Get the first student sorted alphabetically by the First Name:

var firstStudentByName = students.OrderBy(m => m.FirstName).FirstOrDefault();

Get the first male student on the list:

var firstMaleStudent = students.Where(m => m.Gender == Student.GenderType.Male).FirstOrDefault();

Again, we can make the query shorter:

firstMaleStudent = students.FirstOrDefault(m => m.Gender == Student.GenderType.Male);

If we only need to get each student’s First Name of each student, we use the following code:

var studentNames = students.Select(m => m.FirstName);

Get the simple list of all students’ full names:

var studentFullNames = students.Select(m => m.FirstName + ” ” + m.LastName);

The next case is a bit more advanced example of the SELECT method. This method accepts predicates with the member reference m and the index of the element in the list.

The result will be the list of first and last names with the index for each record:

var studentFullNamesWithIndexes = students.Select((m, index) => string.Format(“{0}. {1} {2}”, index.ToString(), m.FirstName, m.LastName)).ToList();

More Examples of How to Use LINQ in C#

To understand the difference from “traditional” solutions, we will use the coding challenges. Many job interviews include them as tests, so, it’s better to be well-prepared. Though we would not claim our solutions provided in this article are the best or even optimal, but they will suggest helpful approaches for solving some problems.

Let’s start with something pretty simple. The task is to write a function that takes a string and checks if it is a palindrome (written the same forward and backward).

The first approach would be to iterate through the indices of the character, reverse the string and compare it with the original to see if they match.

public static bool IsPalindrome(string str)
var reversed = “”;
for (var i = str.Length – 1; i >= 0; i–)
reversed += str[i];
return str.Equals(reversed);

Let’s see how we could do the same with LINQ:

public static bool IsPalindrome(string str)
return str.Equals(string.Join(“”, str.ToArray().Reverse()));

In this case, we use build-in LINQ methods to separate the string into an array of characters (str.ToArray()), reverse the order of the characters (Reverse()), join the characters to a new string (string.Join method) and finally, compare it with the original string. If they match, the string is a palindrome.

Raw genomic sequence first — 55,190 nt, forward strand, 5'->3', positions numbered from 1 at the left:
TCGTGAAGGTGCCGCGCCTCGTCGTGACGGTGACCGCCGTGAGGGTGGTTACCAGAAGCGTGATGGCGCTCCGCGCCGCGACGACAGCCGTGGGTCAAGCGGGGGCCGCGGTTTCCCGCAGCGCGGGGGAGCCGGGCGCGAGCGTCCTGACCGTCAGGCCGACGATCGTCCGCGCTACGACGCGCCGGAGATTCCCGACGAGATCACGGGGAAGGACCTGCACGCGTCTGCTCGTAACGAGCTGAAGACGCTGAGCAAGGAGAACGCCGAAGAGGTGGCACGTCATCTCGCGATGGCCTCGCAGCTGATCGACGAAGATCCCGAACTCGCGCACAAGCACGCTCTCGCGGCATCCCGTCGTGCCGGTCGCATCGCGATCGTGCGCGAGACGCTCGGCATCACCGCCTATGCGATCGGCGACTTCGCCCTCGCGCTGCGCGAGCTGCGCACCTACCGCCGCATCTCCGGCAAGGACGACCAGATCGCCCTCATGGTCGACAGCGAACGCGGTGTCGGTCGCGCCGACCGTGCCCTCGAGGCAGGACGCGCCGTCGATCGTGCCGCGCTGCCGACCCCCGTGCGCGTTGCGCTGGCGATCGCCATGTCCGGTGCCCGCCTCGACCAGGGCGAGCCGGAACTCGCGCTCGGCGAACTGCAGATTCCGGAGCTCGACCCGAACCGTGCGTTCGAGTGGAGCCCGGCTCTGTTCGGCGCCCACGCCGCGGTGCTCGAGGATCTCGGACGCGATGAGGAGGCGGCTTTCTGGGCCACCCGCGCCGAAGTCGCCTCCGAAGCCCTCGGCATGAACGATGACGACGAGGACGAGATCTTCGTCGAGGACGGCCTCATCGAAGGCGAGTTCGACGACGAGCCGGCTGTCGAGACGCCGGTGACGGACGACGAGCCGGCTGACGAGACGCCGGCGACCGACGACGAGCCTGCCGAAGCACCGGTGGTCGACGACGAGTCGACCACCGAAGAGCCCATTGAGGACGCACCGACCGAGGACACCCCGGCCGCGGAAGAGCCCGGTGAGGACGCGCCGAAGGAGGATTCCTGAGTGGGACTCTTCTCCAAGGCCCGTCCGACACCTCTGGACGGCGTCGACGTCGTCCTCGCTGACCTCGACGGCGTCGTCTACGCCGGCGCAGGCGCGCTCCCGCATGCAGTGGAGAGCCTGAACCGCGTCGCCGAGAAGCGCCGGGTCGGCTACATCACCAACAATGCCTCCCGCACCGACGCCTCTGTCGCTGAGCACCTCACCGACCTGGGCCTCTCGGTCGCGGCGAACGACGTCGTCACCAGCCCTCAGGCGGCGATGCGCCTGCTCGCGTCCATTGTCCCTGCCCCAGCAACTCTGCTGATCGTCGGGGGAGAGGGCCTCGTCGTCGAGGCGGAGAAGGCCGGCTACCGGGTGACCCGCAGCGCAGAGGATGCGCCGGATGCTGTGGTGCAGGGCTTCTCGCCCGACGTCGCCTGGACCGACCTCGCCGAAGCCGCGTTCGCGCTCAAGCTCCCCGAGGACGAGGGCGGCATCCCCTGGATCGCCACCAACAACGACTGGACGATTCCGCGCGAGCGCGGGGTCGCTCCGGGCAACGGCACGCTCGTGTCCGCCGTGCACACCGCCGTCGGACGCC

Everything is nicely packed in one line. Thus, we can refer to this expression as a “one-liner.”

Just for fun, let’s see a couple more solutions to this problem. For instance, the following example suits well:

public static bool IsPalindrome(string str)
for (var i = 0; i < str.Length / 2; i++)
if (str[i] != str[str.Length – i – 1]) return false;
return true;

In this case, we use a different logic. It is looping through the input string and comparing the character on the current index in the string with the character on the same index in a reverse string. If they do not match, the string is not a palindrome.

We can do the same with LINQ:

public static bool IsPalindrome(string str)
return !str.Where((m,i) => m != str[str.Length – i – 1]).Any();

As you can see in these examples, LINQ-based solutions are easier to write and read. They require less code. The original solution can be better in resource-critical situations when the execution time or memory usage is critical. We’ll deal with the issue of the LINQ performance in some of the future posts. Meantime, let’s see more examples of how LINQ can make our life easier.

You are given a random array of strings with the names of playing cards. The goal is to write a function that returns the number of full decks of cards that we could assemble with our available cards. To be honest, it took me longer to come up with a solution that would not LINQ

One approach can be to loop through all cards, stack them by the card, and determine if we have a stack for every card. If so, the number of decks we can assemble is actually the length of the smallest stack. This would be one implementation of this logic.